Why Did YouTube Censor This Video From Rapper Mykki Blanco?

YouTube removed a video by rapper Mykki Blanco, only to put it back online hours later after Blanco accused the site of "homophobia."

According to Billboard, Blanco's "Loner," off his self-titled debut, was taken down on Friday for not meeting the site's "community guidelines." YouTube didn't tell Blanco the exact reason why the video was removed days after it had gone live, but he believed it was due to the clip's queer imagery.

Blanco, real name Michael David Quattlebaum Jr., identifies as trans or multi-gendered and has used different pronouns throughout his career.

"[The removal of the video] has confused all parties who worked tirelessly to create the video from the producer to the team of directors who are both Queer," Blanco tweeted.

Blanco assumed "Lonely" was removed because of an erroneous comment thread on the video's YouTube page, which claimed that the video included a shot of a male scrotum. YouTube's community guidelines note that videos featuring "nudity or sexual content" are not allowed.

"But that is not so," Blanco tweeted, "and the flesh in question is a male human knee under a skirt."

Blanco explained on Twitter that the removal of his video is another sign of unnecessary censorship of queer artistic expression.

"Our society grants hetero privilege to parade overly sexualized images of women for a cis male gaze yet Queer imagery is policied [sic], demeaned," he wrote. "I am deeply saddened that @YouTube have engaged in this kind of homophobic double standard censorship."

Blanco later posted a screenshot of the "scrotum" image in question, while posing a question to YouTube: "Why is Queer sexuality censored & policed but images for a Cis male gaze of sexualized women are not?"

It was a question many of Blanco's fans also wondered, tweeting, "#YouTube banned @MykkiBlanco's "Loner" music video for sexual content. This is NOT okay! #LGBTQ sexuality should be CELEBRATED, not HIDDEN."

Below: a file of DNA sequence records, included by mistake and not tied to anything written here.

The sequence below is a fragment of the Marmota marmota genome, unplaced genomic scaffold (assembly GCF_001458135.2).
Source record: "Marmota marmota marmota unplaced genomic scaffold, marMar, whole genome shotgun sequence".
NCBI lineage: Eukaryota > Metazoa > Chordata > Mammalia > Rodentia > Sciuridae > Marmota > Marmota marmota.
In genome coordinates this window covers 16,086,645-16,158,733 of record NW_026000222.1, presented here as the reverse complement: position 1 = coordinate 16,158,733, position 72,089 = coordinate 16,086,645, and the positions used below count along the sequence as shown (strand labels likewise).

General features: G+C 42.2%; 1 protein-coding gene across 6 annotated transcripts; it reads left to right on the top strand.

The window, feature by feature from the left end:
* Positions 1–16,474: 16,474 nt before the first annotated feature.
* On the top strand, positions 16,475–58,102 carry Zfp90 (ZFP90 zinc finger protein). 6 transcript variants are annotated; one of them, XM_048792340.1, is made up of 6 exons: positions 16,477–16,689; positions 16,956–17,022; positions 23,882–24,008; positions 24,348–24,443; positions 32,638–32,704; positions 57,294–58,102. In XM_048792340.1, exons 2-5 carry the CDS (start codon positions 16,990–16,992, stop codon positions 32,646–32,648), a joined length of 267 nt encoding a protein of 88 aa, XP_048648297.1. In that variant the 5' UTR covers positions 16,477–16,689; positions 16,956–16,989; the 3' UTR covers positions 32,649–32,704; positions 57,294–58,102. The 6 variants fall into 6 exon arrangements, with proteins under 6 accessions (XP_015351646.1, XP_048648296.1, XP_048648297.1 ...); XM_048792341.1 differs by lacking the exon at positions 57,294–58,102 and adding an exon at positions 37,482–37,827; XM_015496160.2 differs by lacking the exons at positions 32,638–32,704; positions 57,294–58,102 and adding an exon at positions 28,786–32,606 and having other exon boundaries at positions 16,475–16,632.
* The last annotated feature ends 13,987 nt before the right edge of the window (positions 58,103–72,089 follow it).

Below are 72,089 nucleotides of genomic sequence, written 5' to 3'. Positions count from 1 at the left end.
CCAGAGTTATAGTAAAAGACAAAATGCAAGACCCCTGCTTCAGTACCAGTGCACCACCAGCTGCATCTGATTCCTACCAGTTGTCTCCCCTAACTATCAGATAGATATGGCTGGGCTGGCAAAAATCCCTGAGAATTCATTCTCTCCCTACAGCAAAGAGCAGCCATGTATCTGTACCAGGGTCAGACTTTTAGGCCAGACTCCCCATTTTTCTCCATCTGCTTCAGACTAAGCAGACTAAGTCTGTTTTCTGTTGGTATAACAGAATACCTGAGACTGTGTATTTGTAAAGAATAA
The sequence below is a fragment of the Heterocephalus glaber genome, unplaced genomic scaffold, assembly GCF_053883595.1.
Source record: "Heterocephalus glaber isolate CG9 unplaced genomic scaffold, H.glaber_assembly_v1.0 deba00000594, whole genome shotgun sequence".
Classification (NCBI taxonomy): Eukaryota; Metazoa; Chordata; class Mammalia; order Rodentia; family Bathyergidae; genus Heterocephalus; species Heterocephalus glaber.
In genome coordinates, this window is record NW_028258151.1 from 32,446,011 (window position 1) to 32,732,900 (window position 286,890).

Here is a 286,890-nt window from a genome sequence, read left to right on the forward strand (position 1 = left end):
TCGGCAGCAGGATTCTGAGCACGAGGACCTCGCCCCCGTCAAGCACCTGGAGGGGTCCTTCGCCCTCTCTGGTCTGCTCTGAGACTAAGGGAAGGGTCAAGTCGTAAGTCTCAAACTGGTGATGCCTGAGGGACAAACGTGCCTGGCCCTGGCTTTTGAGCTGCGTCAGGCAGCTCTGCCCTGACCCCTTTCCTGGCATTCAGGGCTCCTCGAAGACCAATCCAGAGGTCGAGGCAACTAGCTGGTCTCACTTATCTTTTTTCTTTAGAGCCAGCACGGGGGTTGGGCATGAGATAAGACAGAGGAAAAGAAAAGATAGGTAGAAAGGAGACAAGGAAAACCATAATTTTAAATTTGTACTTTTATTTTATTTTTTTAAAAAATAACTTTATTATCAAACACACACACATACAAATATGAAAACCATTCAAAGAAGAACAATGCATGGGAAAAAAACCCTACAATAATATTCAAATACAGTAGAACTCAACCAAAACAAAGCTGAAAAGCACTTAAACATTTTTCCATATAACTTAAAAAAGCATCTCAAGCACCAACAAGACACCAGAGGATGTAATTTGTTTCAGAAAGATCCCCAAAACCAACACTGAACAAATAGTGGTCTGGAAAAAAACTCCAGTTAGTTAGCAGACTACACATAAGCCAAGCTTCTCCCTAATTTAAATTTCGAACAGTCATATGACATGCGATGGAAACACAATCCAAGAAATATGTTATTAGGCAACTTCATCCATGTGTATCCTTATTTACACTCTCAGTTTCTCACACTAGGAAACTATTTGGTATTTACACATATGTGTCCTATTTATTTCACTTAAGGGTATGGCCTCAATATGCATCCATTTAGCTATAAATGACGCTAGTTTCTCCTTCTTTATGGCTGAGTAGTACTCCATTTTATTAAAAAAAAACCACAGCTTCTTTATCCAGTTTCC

"Rihanna has countless videos w/ nipples," another tweeted, "they could have just put the parental ad setting."

Blanco also posed that same argument. There are other artists whose videos include "sexual content" that have not been removed. "Again Queer artists who are *actually* Queer are policed, censored without question," he wrote, adding later, "Topless women with bare buttocks is acceptable, suggestive Queer imagery is banned, let's not over think [sic] this."

In a statement to Mic, Blanco said, "It is exhausting that as a queer artist not only do I experience homophobia in the entertainment industry, but also censorship for the unapologetically queer imagery I promote."

Blanco's video is now back online, but with a "content warning" that requires viewers to confirm that they understand this video is not suitable for all ages and wish to proceed before viewing. It's something that confuses Blanco's manager, David Swartz.

"We now wonder why this is necessary," Swartz told Mic. "Countless videos across the YouTube platform featuring overtly and blatantly sexual imagery (and actual nudity) are available with no requirement for age verification, so why is that so for this video by Mykki? Why does YouTube want to restrict access to this video? Why does YouTube see this video as any different than all those which have completely open access to users of all ages?"

YouTube has not respond to a request for comment.

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